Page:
What did you know about money when you were a kid? Take a moment to think back; I’ll wait.

Maybe you grew up with very little money, and you developed an inherent sense of how precious every dollar was—a sense your adult family members affirmed on a regular basis. Or maybe you grew up surrounded by money and the things it can buy, and you were taught how to stay wealthy—or simply assumed you always would be.

For most of us, I suspect the answer lies somewhere in the middle. This is true not only for how much money with which you grew up, but for how much you knew about the way money works. Parents talked to or around you about the need to save money, tried to direct you toward careers that pay well, perhaps refused to spend money on foolish fads. (How are your Cabbage Patch dolls doing these days?) If you obtained a little money of your own—birthday money from Aunt Jill or Uncle Joey—a parent probably took you to the bank to open a passbook savings account. Remember those? In the pages of those little books you learned the small-scale lesson of compound interest. It was so exciting to watch your money grow.

But what about the rest of lessons kids need to learn about money before they go out into the world on their own? What about budgeting? How a credit card works, and why it’s important to avoid credit card debt? How, when and why to invest? What are benefits worth when you are looking at jobs? What are benefits? How do health care and insurance work? (Okay, so this one remains opaque to most adults to some degree.) In the area of discretionary income, how do you determine the difference between wise and foolish expenditures? When is it okay to blow a little money, and when is it not? How do you weigh decisions, make choices?

In my house, growing up, money was an enigma. It was discussed, but only mysteriously and in terms that conflicted with each other. One plus one never equaled two, and it’s small wonder that I found myself in a credit card hole as a young adult.

I vowed that my kids would learn about money earlier than I did. Money is a critical part of the world we live in, and kids need to have a firm grasp of it by the time they leave to live on their own.

Here are 11 steps to helping your tween and teen understand money:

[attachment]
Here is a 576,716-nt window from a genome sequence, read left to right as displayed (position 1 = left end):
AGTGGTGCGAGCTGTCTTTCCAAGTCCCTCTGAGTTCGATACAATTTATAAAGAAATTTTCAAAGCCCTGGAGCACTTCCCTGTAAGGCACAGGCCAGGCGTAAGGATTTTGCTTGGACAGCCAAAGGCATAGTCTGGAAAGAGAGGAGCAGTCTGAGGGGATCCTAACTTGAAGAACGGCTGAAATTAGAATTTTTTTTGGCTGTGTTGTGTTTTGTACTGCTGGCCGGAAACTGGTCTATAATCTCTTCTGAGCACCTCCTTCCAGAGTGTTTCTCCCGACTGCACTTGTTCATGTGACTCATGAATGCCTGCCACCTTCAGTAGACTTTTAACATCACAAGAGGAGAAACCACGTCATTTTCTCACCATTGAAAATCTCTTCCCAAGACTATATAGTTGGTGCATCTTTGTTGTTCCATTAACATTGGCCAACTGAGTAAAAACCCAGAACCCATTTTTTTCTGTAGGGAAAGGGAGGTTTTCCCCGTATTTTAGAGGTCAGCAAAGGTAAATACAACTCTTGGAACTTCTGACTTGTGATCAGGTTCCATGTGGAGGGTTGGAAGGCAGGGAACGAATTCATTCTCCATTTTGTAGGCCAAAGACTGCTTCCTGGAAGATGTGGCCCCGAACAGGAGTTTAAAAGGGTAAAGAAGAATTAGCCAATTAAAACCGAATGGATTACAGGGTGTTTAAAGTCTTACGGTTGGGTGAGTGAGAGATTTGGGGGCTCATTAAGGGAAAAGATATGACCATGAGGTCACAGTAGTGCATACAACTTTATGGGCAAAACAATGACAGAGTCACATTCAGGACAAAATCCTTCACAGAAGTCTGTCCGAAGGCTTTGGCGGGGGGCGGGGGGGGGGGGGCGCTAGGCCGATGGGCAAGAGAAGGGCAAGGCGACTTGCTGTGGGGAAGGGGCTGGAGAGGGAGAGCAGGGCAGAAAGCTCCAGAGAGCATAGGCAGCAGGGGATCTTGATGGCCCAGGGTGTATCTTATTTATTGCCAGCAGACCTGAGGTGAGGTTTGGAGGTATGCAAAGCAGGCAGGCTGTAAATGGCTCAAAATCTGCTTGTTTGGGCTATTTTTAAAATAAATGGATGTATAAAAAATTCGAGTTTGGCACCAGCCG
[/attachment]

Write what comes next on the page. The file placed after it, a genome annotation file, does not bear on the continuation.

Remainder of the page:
• If they haven’t already shown interest, begin to share with them the costs of everyday life. You don’t have to inundate them, but mention the cost of your weekly grocery trip, the price of gas and its fluctuations, the cost of your monthly utility bills, etc.
  • Give them insight into some of your family financial decision-making. Where will your next vacation be, and can you even afford to take one? Let them know how money factored into this decision, or let them participate in the process if you’re comfortable with that.
  • Explain how a credit card works. Show them a monthly bill, and how much you would end up paying in the end if you only made the minimum payments. That number always horrifies me. May it do the same for our kids.
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7 Rules for a 10-Year-Old with an Email Account

Posted by on Apr 8, 2015 in Education & Learning, Kids & Technology, Parenting on a Daily Basis | 0 comments

iPhone work

Approximately three years ago, then ten-year-old “Jack” asked me if he could have an email account. I reacted as any parent would when her first-born stretches into uncharted territory: I peered into the future, envisioned every kind of horror that lay in wait, freaked out, then accepted reality and gave the kid an email address along with a list of seventeen rules to guide his behavior. My elder child, who thrives on structure and always likes to know where he stands, has managed his account well, and we all survived.

Now my younger child has reached the age of ten, and it is time for her to acquire an email address, too. Not because ten is a magic number, but because my husband and I have begun to find ourselves in situations where we would like our daughter to be able to exchange texts with us. We don’t think Emmie needs a cell phone yet, but she can text us via wifi on her iPod if she’s equipped with an email address. (In case you’re wondering: yes, we are aware that we are providing the catalyst for what will undoubtedly be a lifetime of nonstop texting. Well, someone had to do it.)

“Emmie” likes structure, too, but not in the same way Jack does. Seventeen rules would overwhelm Emmie, and she would end up following none of them. So while Emmie receives her email address with the same expectations with which Jack received his, for Emmie I trimmed the list of rules to seven. I explained to her that these rules are designed to keep her safe and to make sure she treats other people with the same consideration with which she would like people to treat her. We discussed the meaning of each rule when I gave her the list, and I provided examples to illustrate my points.

Emmie’s 7 Email & Texting Rules

  1. Protect your personal information. Don’t send anyone your last name, phone number, address, birthday, social security number or anything else private via email unless we tell you to do so.